Thursday, December 12, 2019
  • Welcome to the DeeperBlue.com Forums, the largest online community dedicated to Freediving, Scuba Diving and Spearfishing. To gain full access to the DeeperBlue.com Forums you must register for a free account. As a registered member you will be able to:

    • Join over 40,000+ fellow diving enthusiasts from around the world on this forum
    • Participate in and browse from over 496,000+ posts.
    • Communicate privately with other divers from around the world.
    • Post your own photos or view from 7,300+ user submitted images.
    • All this and much more...

    You can gain access to all this absolutely free when you register for an account, so sign up today!

Moving O-ring Muzzle For Large Slider Shafts (Inspired By The Seatec Evo-Air)

popgun pete

Well-Known Member
Jul 30, 2008
3,372
743
153
Australia
As to whether the "O" ring moves I expect that it does. The annular ring over which the pressure differential acts is very small, basically the gap between the shaft and the muzzle bore. If the shaft had an 8 mm tail stop and a 7 mm shaft body then the muzzle bore may be 9 mm, hence the annular gap is only 1 mm wide. In the Seatec Evo-Air which uses 7 mm shafts with no tail stop the gap will be 0.5 mm if the muzzle bore is 8 mm. Calculate the cross-sectional area and you will see the force holding the "O" ring against a vacuum is very small when you apply the pressure differential of 1 atmosphere. At 10 meters underwater the pressure will be 2 atmospheres as we need to think in terms of absolute pressure.
Annular gap.jpg

14.7 psi is equal to 1.0335 kg per cm squared. To convert to mm squared we need to divide by 100, therefore 1 atmosphere is equal to 0.010355 kg per mm squared. Multiply that number by the gap cross-sectional area and you will have the force on the "O" ring holding it back due to the vacuum in the inner barrel.
 
Last edited:
OP
OP
Diving Gecko

Diving Gecko

shooter & shooter
Jun 24, 2008
1,408
332
138
Shanghai
As to whether the "O" ring moves I expect that it does. The annular ring over which the pressure differential acts is very small, basically the gap between the shaft and the muzzle bore. If the shaft had an 8 mm tail stop and a 7 mm shaft body then the muzzle bore may be 9 mm, hence the annular gap is only 1 mm wide. In the Seatec Evo-Air which uses 7 mm shafts with no tail stop the gap will be 0.5 mm if the muzzle bore is 8 mm. Calculate the cross-sectional area and you will see the force holding the "O" ring against a vacuum is very small when you apply the pressure differential of 1 atmosphere. At 10 meters underwater the pressure will be 2 atmospheres as we need to think in terms of absolute pressure.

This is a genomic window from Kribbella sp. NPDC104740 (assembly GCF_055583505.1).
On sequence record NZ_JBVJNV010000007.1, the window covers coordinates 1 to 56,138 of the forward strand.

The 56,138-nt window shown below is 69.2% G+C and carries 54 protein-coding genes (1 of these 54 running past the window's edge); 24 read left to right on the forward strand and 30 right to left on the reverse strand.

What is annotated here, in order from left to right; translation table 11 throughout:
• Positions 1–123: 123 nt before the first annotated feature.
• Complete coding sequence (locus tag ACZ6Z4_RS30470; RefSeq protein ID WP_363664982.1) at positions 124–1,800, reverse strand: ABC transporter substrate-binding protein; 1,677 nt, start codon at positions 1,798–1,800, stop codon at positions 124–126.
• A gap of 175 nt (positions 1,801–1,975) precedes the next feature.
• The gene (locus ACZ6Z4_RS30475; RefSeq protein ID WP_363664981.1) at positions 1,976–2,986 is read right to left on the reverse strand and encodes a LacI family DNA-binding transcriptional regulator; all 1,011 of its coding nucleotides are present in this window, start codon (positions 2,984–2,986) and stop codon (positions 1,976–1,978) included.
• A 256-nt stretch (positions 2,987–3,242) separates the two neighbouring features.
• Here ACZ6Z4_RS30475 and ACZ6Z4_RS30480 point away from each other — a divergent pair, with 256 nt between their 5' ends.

View attachment 55039
[EDIT]

It took me a while to figure out why you were talking about the gap area and not the whole o-ring area instead. But I think it is because the o-ring in the most rearward position is not sealing on its sides (against shaft and side wall of the bore) but rather against the shaft and the inner edge of the lip?
If so, you are correct that the pull of the vacuum on the o-ring is really small, but the frontal area subjected to the pressure from depth is still large.
Some quick math shows that for a 7mm x 3mm o-ring (ID x CS) in an 11.5mm bore (to give app. 25% compression) we have 0.67kgf per bar of pressure. So, at 20m you have almost 1.5kg pushing the o-ring backwards, not counting any vacuum pull.

Also, I would think that even in shallower dives if the friction from the shaft does manage to push the o-ring forward then as soon as the o-ring no longer seals on the smaller lip it will seal on the sides of the bore and the shaft - which exposes a much larger area of the o-ring to the vacuum. The result is going from very little "pull" to at least 0.67kgf in a short amount of time and that might stop the o-ring from moving further forward. It may, in theory, start going back and forth between the lip and the bigger bore.
(Actually, this last paragraph could be flawed as I don't know how much vacuum the piston ends up pulling on the seal - is it safe to say it is close to 1bar?).

But thanks for bringing this up as it made me reevaluate the best size for a moving o-ring for a shaft with a slider. I was thinking that it would be better to maximize its size to guard against o-ring extraction rearwards through the gap. But since the idea for a gun like this would be to shoot fish that are often at around 20m I now think, it's better to go for the smallest possible o-ring section as the frontal force will be smaller. This should make it easier for the shaft tail to move the seal forward to the bigger bore where it can expand, letting the shaft tail through.
I just did a few more quick calculations and a 3.5mm section wide o-ring @ 20% compression, which I was thinking of using, would have about 1kgf per bar of pressure pushing it rearwards, so 2kgf at 20m, not counting the vacuum pull which could add another kilo. That's a whole lot of force for the shaft tail to bang against!
If I can get away with using a 2mm thick o-ring then that drops to half that at 0.46kgf per bar. That's still potentially close to 1.5kgf holding the o-ring it in its place at 20m when the shaft tail comes knocking...
If I manage to go all the way down to a 1.5mm o-ring, the force on it from depth will be 0.35kgf/bar - a 24% reduction over the 2mm o-rings. But again, it would be around 1kg total at 20m of depth holding that o-ring from moving forward with the shaft tail. I am beginning to see why @tromic couldn't get it to work.